Light up your night bike riding to stay safe

Now that we’ve fallen back to standard time, it gets dark early in New York — sunset tonight was at 4:52 p.m. and of course it gets even earlier between now and winter solstice.

Because we like to bike around Brooklyn, that means we’re riding in the dark a lot these days.

I cringe every time I see a fellow biker with no lights. Not only is having a white front light and a red rear light the law, it’s just good common sense to make yourself visible to drivers, pedestrians and other bikers. You wouldn’t drive your car at night without turning on your lights, would you?

Meanwhile I get frequent compliments and comments because I am lit up like a Christmas tree when I ride.

Colleen with bike lights and vest

Even though there are more of us biking, I assume many drivers spent decades with the roads all theirs and they might not be used to looking for us. If I’m flashing like a rolling disco, I make it harder for drivers to forget I’m there.

Here’s some of what I use to keep myself visible:

  • bright blue flashing lights from Bike Brightz, which I ziptie to my frame so I’m visible from the side — I’m a big fan of Bike Brightz both because you can see them from an impressive distance and because one of my husband’s lights died shortly after we bought it and the company replaced it quickly and cheerfully
  • fairy light wires strung through my spokes, which sort of become a blue blur as I speed up
  • super bright front flashlight that can either strobe or act as a headlight
  • the Vespretty vest from NYC company Vespertine, featuring silver sequins and 3M Scotchlite reflective fabric — I probably get more comments on this vest than anything else about my safety gear, because it’s so flashy. I wrote a guest blog post for Vespertine because I love that they make safety fun and pretty.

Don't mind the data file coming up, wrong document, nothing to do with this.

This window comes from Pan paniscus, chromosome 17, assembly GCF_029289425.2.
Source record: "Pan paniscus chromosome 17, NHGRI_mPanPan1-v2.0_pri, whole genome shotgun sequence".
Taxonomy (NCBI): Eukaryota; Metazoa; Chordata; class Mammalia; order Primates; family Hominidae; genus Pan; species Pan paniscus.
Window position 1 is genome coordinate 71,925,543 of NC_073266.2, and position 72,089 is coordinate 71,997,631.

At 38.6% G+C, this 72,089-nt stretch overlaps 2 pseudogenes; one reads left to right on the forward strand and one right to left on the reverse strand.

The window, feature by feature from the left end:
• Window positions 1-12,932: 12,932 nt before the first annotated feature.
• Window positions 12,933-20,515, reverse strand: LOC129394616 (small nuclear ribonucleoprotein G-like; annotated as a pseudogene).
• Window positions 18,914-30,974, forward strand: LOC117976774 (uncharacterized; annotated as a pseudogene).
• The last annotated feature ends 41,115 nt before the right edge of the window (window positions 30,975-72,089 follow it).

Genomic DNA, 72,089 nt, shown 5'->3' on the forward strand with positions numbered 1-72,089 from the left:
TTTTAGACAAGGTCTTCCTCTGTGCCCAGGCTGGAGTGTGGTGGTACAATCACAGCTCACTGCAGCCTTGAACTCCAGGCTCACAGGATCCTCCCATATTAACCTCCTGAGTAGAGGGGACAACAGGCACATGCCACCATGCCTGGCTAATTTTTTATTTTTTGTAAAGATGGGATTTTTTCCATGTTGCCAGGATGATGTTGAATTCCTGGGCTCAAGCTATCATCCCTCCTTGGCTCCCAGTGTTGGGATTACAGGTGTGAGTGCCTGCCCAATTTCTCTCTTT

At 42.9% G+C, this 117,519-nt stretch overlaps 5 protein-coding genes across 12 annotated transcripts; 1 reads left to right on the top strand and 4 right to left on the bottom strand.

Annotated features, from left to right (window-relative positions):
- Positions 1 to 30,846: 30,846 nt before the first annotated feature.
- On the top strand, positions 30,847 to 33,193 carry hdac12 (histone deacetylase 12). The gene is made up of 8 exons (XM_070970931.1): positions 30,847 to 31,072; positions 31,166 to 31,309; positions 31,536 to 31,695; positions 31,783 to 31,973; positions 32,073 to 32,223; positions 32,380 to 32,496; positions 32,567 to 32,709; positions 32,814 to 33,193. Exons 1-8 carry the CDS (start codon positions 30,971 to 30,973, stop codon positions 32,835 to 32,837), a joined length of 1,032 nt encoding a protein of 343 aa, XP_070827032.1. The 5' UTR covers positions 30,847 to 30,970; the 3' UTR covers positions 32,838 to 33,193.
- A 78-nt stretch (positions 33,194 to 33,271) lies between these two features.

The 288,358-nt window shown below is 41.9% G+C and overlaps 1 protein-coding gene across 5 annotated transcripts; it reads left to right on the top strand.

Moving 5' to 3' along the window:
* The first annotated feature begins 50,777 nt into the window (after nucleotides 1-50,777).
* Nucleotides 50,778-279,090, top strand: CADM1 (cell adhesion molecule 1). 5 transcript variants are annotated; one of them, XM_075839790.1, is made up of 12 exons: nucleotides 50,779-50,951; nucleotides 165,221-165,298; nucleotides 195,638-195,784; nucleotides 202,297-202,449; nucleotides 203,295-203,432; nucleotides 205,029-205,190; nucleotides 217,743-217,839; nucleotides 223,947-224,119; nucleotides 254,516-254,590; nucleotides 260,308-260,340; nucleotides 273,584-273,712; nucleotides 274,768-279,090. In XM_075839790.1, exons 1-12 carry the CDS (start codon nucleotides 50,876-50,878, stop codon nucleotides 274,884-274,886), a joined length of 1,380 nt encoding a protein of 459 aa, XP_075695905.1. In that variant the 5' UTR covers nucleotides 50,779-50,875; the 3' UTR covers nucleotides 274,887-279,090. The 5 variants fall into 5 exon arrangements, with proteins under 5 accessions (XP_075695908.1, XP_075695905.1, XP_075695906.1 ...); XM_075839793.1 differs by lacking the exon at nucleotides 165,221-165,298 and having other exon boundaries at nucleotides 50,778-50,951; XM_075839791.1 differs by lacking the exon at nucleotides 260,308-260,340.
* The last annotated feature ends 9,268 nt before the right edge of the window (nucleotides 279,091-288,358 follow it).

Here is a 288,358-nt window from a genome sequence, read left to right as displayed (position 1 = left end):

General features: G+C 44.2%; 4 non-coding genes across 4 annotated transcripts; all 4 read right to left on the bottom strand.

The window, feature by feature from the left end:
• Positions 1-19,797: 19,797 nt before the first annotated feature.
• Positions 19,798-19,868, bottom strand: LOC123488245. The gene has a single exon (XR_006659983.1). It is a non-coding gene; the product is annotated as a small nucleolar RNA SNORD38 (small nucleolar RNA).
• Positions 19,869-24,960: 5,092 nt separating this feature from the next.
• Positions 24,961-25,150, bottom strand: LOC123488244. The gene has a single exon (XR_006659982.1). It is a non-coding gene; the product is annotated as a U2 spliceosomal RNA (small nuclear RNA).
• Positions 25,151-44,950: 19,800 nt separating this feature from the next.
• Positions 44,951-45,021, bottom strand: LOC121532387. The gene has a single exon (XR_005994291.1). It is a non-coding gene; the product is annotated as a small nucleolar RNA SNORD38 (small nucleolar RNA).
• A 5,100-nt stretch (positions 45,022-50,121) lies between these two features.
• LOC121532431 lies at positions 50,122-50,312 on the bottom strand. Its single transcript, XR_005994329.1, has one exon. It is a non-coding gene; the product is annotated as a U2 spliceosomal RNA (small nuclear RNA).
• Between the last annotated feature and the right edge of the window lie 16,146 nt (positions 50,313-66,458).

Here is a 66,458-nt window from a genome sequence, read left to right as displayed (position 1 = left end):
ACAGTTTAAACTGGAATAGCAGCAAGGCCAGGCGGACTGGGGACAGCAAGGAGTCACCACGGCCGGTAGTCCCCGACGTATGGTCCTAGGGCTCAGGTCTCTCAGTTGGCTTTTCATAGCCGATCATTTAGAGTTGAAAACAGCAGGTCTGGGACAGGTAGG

Adding all these lights to my New York bike was inspired by Ritchie and Mindy Jordan in New Orleans, organizers of a weekly cruiser ride and hosts of a series of parties to help NOLA bikers funkify their wheels. People add Mardi Gras beads, sequins, tassels, toys, pipe cleaners, anything that speaks to their imagination and desire to make a one-of-a-kind bike.

Ritchie and Mindy’s bikes are rolling works of art. We bought bikes in 2011 that they’ve housed for us since, loaning them out when we aren’t in town and requiring anyone who uses them to add one more piece of bling. Often when we arrive in New Orleans and pick up our bikes, they have even more lights than the last time we saw them, like these battery-powered Christmas lights on the handlebars and the glowing butterfly wings. 

The party's on two wheels!
So if you ride at night with a pitch-black bike because you’ve thought lights were sort of lame, just a requirement you’re supposed to follow, I submit that it can be a lot of fun to add way more lights than you probably need and really ensure no one misses you as you roll by.
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Categories: lifestyle

4 replies

  1. You might be interested in the Torch2 helmet that I just backed on Kickstarter. It is now available for sale. Google it. The lights are integrated into the helmet.

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